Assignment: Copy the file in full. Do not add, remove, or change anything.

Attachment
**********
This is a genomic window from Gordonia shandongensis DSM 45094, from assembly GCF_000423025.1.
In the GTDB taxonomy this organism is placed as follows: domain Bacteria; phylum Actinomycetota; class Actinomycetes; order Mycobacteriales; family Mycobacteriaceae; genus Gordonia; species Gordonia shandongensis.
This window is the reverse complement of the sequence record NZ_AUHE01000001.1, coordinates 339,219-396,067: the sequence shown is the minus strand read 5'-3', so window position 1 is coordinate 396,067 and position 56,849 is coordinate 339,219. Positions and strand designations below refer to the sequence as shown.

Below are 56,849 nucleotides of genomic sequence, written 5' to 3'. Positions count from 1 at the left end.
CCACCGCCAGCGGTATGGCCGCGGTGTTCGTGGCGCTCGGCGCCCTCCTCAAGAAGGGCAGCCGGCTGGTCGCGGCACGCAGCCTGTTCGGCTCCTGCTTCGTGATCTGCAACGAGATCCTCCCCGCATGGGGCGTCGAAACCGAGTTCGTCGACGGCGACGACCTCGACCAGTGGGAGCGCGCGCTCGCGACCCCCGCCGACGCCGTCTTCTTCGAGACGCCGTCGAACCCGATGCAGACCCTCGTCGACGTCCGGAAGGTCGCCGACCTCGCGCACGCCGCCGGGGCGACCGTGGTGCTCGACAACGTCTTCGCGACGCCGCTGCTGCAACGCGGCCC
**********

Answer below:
This is a genomic window from Gordonia shandongensis DSM 45094, from assembly GCF_000423025.1.
In the GTDB taxonomy this organism is placed as follows: domain Bacteria; phylum Actinomycetota; class Actinomycetes; order Mycobacteriales; family Mycobacteriaceae; genus Gordonia; species Gordonia shandongensis.
This window is the reverse complement of the sequence record NZ_AUHE01000001.1, coordinates 339,219-396,067: the sequence shown is the minus strand read 5'-3', so window position 1 is coordinate 396,067 and position 56,849 is coordinate 339,219. Positions and strand designations below refer to the sequence as shown.

Below are 56,849 nucleotides of genomic sequence, written 5' to 3'. Positions count from 1 at the left end.
CCACCGCCAGCGGTATGGCCGCGGTGTTCGTGGCGCTCGGCGCCCTCCTCAAGAAGGGCAGCCGGCTGGTCGCGGCACGCAGCCTGTTCGGCTCCTGCTTCGTGATCTGCAACGAGATCCTCCCCGCATGGGGCGTCGAAACCGAGTTCGTCGACGGCGACGACCTCGACCAGTGGGAGCGCGCGCTCGCGACCCCCGCCGACGCCGTCTTCTTCGAGACGCCGTCGAACCCGATGCAGACCCTCGTCGACGTCCGGAAGGTCGCCGACCTCGCGCACGCCGCCGGGGCGACCGTGGTGCTCGACAACGTCTTCGCGACGCCGCTGCTGCAACGCGGCCC